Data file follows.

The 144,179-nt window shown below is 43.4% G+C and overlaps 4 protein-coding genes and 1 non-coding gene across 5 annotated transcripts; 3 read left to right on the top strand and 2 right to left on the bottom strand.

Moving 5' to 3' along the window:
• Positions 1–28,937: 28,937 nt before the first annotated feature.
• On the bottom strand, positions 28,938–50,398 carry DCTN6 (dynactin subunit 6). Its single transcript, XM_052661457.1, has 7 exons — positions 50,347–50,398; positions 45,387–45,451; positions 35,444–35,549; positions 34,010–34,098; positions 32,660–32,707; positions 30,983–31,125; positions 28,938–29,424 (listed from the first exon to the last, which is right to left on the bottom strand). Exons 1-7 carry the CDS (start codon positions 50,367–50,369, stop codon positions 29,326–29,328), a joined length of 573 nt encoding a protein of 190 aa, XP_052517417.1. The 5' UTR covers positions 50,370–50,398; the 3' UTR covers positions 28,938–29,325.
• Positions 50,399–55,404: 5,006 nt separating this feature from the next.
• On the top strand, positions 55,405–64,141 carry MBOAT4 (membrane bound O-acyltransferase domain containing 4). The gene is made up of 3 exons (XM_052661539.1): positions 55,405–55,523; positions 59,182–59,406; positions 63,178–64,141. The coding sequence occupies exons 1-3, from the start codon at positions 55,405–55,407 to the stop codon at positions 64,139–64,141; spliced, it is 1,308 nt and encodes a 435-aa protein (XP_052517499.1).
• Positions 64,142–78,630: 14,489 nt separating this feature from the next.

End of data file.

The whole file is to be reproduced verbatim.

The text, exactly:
The 144,179-nt window shown below is 43.4% G+C and overlaps 4 protein-coding genes and 1 non-coding gene across 5 annotated transcripts; 3 read left to right on the top strand and 2 right to left on the bottom strand.

Moving 5' to 3' along the window:
• Positions 1–28,937: 28,937 nt before the first annotated feature.
• On the bottom strand, positions 28,938–50,398 carry DCTN6 (dynactin subunit 6). Its single transcript, XM_052661457.1, has 7 exons — positions 50,347–50,398; positions 45,387–45,451; positions 35,444–35,549; positions 34,010–34,098; positions 32,660–32,707; positions 30,983–31,125; positions 28,938–29,424 (listed from the first exon to the last, which is right to left on the bottom strand). Exons 1-7 carry the CDS (start codon positions 50,367–50,369, stop codon positions 29,326–29,328), a joined length of 573 nt encoding a protein of 190 aa, XP_052517417.1. The 5' UTR covers positions 50,370–50,398; the 3' UTR covers positions 28,938–29,325.
• Positions 50,399–55,404: 5,006 nt separating this feature from the next.
• On the top strand, positions 55,405–64,141 carry MBOAT4 (membrane bound O-acyltransferase domain containing 4). The gene is made up of 3 exons (XM_052661539.1): positions 55,405–55,523; positions 59,182–59,406; positions 63,178–64,141. The coding sequence occupies exons 1-3, from the start codon at positions 55,405–55,407 to the stop codon at positions 64,139–64,141; spliced, it is 1,308 nt and encodes a 435-aa protein (XP_052517499.1).
• Positions 64,142–78,630: 14,489 nt separating this feature from the next.